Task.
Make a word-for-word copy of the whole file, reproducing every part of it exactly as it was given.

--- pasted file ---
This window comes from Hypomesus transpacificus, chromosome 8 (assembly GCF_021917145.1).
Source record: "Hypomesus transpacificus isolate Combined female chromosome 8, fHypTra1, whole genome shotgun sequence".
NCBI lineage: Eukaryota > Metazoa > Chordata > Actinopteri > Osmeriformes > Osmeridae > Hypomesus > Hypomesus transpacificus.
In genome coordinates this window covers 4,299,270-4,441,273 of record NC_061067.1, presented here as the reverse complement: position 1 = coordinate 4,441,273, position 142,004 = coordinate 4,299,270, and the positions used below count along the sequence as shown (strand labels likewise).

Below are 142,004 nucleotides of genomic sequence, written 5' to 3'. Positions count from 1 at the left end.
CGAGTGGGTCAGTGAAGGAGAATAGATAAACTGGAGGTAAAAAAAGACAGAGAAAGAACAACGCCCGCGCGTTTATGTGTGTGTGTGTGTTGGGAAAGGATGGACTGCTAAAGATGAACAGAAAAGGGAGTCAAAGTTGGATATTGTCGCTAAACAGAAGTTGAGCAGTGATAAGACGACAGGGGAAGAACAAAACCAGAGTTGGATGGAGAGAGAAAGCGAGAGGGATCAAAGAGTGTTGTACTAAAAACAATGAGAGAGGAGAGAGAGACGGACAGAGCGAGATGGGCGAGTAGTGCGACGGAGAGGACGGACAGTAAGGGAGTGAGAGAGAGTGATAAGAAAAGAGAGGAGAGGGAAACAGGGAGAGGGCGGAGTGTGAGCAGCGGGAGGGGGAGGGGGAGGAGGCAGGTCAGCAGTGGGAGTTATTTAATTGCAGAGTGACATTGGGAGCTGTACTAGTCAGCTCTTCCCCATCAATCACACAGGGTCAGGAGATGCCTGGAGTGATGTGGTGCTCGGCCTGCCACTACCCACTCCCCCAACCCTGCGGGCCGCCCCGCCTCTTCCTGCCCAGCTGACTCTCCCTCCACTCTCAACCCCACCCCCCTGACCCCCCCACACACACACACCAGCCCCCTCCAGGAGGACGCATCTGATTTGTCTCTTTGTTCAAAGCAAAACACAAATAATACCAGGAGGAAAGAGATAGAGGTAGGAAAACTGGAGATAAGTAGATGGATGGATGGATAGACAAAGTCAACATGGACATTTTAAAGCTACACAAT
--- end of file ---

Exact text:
This window comes from Hypomesus transpacificus, chromosome 8 (assembly GCF_021917145.1).
Source record: "Hypomesus transpacificus isolate Combined female chromosome 8, fHypTra1, whole genome shotgun sequence".
NCBI lineage: Eukaryota > Metazoa > Chordata > Actinopteri > Osmeriformes > Osmeridae > Hypomesus > Hypomesus transpacificus.
In genome coordinates this window covers 4,299,270-4,441,273 of record NC_061067.1, presented here as the reverse complement: position 1 = coordinate 4,441,273, position 142,004 = coordinate 4,299,270, and the positions used below count along the sequence as shown (strand labels likewise).

Below are 142,004 nucleotides of genomic sequence, written 5' to 3'. Positions count from 1 at the left end.
CGAGTGGGTCAGTGAAGGAGAATAGATAAACTGGAGGTAAAAAAAGACAGAGAAAGAACAACGCCCGCGCGTTTATGTGTGTGTGTGTGTTGGGAAAGGATGGACTGCTAAAGATGAACAGAAAAGGGAGTCAAAGTTGGATATTGTCGCTAAACAGAAGTTGAGCAGTGATAAGACGACAGGGGAAGAACAAAACCAGAGTTGGATGGAGAGAGAAAGCGAGAGGGATCAAAGAGTGTTGTACTAAAAACAATGAGAGAGGAGAGAGAGACGGACAGAGCGAGATGGGCGAGTAGTGCGACGGAGAGGACGGACAGTAAGGGAGTGAGAGAGAGTGATAAGAAAAGAGAGGAGAGGGAAACAGGGAGAGGGCGGAGTGTGAGCAGCGGGAGGGGGAGGGGGAGGAGGCAGGTCAGCAGTGGGAGTTATTTAATTGCAGAGTGACATTGGGAGCTGTACTAGTCAGCTCTTCCCCATCAATCACACAGGGTCAGGAGATGCCTGGAGTGATGTGGTGCTCGGCCTGCCACTACCCACTCCCCCAACCCTGCGGGCCGCCCCGCCTCTTCCTGCCCAGCTGACTCTCCCTCCACTCTCAACCCCACCCCCCTGACCCCCCCACACACACACACCAGCCCCCTCCAGGAGGACGCATCTGATTTGTCTCTTTGTTCAAAGCAAAACACAAATAATACCAGGAGGAAAGAGATAGAGGTAGGAAAACTGGAGATAAGTAGATGGATGGATGGATAGACAAAGTCAACATGGACATTTTAAAGCTACACAAT